I believe in finding beauty through pain

Author: Kaitlyn Turney, TCU Student, Speech Pathology Major,Published fall 2012

I believe that grief can be crushing yet healing, bounding yet freeing. Through grief you become utterly lost but through the journey find yourself. The hardest times of life can be oddly beneficial and mold you into your future self, for better or worse.
October 12, 2010 was a day like any other: beautiful, peaceful, normal. Then I got a phone call that would change my life forever. “Your brother is no longer with us,” my dad says. My mind cannot comprehend this because he was only 17. How is it fair for his short life to be over? To make the situation worse, he took his own life. Questions upon questions will remain unanswered. “How can you do this to your family? Your friends? What right do you have?” Anger, sadness, bitterness washed over me and seeped into every pore.

No mother should have to bury her child. No father should see his son’s life cut short, especially by the son’s own hands. There’s no manual on how to process these types of conflicting emotions.  Every person close to my brother put some blame on themselves. “Did I miss a sign? Could I have prevented this? Did I push him over the edge?” But in time, one has to try to realize that there’s nothing anyone can do now. What’s done is done and playing the blame game will eat you alive.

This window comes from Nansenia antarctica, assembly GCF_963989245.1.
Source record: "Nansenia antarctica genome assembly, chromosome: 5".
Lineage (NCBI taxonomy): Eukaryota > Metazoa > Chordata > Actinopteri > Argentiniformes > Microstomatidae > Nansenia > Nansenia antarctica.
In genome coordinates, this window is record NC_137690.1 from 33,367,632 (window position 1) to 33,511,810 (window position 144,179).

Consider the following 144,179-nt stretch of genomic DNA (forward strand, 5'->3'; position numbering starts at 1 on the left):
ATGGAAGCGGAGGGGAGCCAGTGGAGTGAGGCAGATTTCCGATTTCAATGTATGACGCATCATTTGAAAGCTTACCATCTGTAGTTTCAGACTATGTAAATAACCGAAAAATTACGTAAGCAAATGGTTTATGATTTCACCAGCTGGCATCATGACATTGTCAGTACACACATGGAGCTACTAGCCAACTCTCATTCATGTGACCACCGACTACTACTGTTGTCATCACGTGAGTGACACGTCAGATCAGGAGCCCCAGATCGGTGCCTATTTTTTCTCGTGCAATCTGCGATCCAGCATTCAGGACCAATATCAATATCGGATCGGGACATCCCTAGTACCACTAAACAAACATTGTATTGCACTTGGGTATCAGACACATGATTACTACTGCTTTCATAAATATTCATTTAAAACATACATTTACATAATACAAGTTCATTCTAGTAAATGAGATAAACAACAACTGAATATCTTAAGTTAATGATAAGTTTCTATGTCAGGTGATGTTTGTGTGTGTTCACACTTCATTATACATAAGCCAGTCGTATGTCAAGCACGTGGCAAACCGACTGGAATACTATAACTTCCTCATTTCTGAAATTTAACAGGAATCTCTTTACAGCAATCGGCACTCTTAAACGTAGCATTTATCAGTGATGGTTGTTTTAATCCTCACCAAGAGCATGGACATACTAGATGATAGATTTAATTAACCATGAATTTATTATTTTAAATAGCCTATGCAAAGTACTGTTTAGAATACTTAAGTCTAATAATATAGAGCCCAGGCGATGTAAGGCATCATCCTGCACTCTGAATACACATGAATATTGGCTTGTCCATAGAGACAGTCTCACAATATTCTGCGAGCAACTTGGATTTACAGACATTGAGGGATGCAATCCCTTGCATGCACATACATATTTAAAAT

Months of depression, sleeping days away, being haunted by constant memories and grief, struggling to function followed and still hit at times. Experiences like this push you to your limits and reveal how resilient you are and helps you realize how strong people can truly be. Did I bounce back instantly? Of course not. My ideology, faith, and essence of my very being were challenged. While everything in life was being torn apart, I slowly figured out how to put it back together and form myself into a person of greater empathy and love.

The journey through this pain and turmoil is one I am still on. Life as I know it and figuring out what I believe is still a work in progress, but there is satisfaction in being stretched to every extreme and learning the depths of my soul and mind. Am I glad this tragedy occurred? Frankly, no, but I know I would not be who I am today and have as much compassion if it did not happen. I am still not sure how I feel about that but growth still occurs.